Indian shares surged to record closing levels on Monday, with gains spread across most sectors after exit polls indicated Prime Minister Narendra Modi would retain power with an even bigger mandate than in 2014.
Exit polls predicted an overwhelming victory for Modi's National Democratic Alliance (NDA), which is expected to win between 339 and 365 seats in the 545-member lower house of parliament when votes are counted on Thursday.
The BSE Sensex closed up 3.75% at 39,352.67. The NSE Nifty ended 3.69% higher at 11,828.25.
"What would help the markets sustain are factors like decisive policy initiatives from the new government, faster land and labour reforms, and also the unfinished task of quick consolidation and re-organisation of the banking system," said Joseph Thomas, head of research at Emkay Wealth Management.
Both indexes recorded their biggest intra-day percentage gain since May 16, 2014 when Modi won his first term.
Financials led the gains with Indiabulls Housing Finance Ltd closing 12.6% higher while State Bank of India ended up 8%. Index heavyweight Housing Development Finance Corp rose nearly 6.5%.
Technical analysis showed the NSE Nifty at an RSI level above 60, indicating further upside.
Rupee bonds gain
India’s bonds and rupee have both held in a tight range in recent weeks despite the positive underlying bias as investors stayed on the sidelines awaiting the election outcome.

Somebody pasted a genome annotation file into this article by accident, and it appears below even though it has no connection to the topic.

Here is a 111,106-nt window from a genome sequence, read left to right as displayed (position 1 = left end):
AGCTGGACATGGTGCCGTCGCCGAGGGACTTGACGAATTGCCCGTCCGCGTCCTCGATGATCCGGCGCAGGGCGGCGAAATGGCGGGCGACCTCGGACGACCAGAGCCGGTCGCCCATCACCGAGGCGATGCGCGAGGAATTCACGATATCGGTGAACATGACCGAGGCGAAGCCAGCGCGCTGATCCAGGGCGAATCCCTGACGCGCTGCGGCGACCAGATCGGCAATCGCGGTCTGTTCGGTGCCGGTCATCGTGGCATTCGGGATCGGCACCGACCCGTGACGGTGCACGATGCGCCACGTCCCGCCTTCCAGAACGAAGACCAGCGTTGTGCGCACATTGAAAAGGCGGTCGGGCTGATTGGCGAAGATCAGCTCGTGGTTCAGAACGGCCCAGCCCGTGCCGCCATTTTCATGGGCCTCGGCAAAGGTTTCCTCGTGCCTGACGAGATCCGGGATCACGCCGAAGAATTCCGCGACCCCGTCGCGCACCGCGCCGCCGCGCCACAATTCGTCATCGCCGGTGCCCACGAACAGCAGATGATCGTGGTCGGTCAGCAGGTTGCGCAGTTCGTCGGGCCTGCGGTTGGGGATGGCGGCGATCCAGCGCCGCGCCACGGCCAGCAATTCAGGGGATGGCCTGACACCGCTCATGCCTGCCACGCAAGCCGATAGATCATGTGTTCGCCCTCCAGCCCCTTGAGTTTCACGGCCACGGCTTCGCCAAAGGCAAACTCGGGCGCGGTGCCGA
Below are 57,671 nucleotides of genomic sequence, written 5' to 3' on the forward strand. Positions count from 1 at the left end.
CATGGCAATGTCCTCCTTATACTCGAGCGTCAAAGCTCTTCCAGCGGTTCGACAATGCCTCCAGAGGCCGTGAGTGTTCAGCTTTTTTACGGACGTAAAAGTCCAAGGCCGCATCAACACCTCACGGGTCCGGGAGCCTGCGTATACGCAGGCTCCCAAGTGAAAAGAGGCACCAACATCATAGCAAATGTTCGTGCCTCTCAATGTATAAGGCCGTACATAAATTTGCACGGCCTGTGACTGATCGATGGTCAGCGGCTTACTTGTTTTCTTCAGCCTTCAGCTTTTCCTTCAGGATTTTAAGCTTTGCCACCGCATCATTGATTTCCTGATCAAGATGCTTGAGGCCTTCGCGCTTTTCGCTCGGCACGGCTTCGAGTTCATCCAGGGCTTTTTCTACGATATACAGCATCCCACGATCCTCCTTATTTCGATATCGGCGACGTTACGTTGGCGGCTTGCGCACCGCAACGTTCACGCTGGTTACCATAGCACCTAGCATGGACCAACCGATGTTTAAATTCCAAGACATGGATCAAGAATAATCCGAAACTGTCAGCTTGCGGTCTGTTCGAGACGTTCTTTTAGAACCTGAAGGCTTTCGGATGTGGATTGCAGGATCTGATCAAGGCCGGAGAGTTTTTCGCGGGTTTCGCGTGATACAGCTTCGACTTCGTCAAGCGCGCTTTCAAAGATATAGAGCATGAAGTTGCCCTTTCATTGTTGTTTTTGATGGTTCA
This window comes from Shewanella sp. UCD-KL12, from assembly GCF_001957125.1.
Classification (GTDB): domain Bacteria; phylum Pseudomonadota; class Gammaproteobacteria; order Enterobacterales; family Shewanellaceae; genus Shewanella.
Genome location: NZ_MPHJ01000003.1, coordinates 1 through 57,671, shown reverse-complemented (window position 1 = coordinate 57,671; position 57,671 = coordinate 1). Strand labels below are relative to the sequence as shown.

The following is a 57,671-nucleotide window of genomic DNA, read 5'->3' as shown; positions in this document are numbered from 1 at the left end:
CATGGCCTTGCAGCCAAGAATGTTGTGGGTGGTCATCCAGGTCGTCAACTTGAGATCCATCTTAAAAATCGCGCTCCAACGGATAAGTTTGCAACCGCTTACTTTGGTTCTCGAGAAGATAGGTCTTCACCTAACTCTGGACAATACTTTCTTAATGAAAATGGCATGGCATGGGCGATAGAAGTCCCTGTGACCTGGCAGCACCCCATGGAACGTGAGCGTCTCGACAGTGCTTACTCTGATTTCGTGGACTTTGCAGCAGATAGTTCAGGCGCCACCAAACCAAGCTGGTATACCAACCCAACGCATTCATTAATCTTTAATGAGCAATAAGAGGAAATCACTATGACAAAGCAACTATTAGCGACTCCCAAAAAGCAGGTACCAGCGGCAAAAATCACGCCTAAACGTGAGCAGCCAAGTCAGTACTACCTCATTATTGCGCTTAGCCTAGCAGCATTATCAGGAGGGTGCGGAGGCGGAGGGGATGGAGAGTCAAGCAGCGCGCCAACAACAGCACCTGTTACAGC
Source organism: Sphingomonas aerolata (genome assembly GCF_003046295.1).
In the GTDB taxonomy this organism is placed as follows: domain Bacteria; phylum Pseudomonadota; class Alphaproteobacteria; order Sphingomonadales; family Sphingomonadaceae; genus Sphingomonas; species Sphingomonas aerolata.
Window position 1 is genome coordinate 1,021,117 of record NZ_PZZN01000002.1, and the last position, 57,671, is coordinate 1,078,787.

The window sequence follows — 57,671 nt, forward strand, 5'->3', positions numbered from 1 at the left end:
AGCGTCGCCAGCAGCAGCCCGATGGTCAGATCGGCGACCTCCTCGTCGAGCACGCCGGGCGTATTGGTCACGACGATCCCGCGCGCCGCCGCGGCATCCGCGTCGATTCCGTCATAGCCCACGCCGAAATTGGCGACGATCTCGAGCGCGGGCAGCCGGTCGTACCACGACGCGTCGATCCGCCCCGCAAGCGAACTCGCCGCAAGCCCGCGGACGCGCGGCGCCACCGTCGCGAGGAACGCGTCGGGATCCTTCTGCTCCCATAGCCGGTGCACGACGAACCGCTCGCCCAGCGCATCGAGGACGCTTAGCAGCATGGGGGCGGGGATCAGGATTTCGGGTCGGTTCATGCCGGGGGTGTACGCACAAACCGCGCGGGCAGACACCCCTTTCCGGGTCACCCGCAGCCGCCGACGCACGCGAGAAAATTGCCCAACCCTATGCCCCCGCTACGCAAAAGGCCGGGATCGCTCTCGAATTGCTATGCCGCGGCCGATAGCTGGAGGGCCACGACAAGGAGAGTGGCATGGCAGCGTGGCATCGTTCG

Low inflation and foreign fund inflows have aided the rupee while the central bank’s efforts to ensure adequate liquidity in the banking system through forex swaps and open market bond purchases have helped bonds.
The partially convertible rupee was trading at 69.53/54 per dollar at 0602 GMT, after rising to 69.3550 earlier, making for a 1.2 percent gain on the day. The increase, if sustained, would be the highest since December.
Investors expect the rupee to hold in a 69-72 per dollar range in the medium term with global oil prices having the potential to push it lower.
The rupee had closed Friday at 70.22. Further gains in the rupee will also depend on flows into the stock markets.
The benchmark 10-year bond yield was trading at 7.30 percent, down 6 basis points on the day after briefly falling to a low of 7.28 percent.
Though investors are happy with the idea of continuity, they felt that a lot of the work that has been done by the government to generate economic growth has not yet been felt. They said the second five-year term would give Modi the opportunity to implement those reforms and deliver on growth.
“I would expect more over the next five years,” said David Cornell, Chief Investment Officer at Ocean Dial Asset Management.
“A lot has been done but a lot more needs to happen in terms of the judiciary, generating employment growth, public sector divestment, attracting foreign investment, improving the fiscal deficit. So there is an awful lot more that needs to be done.”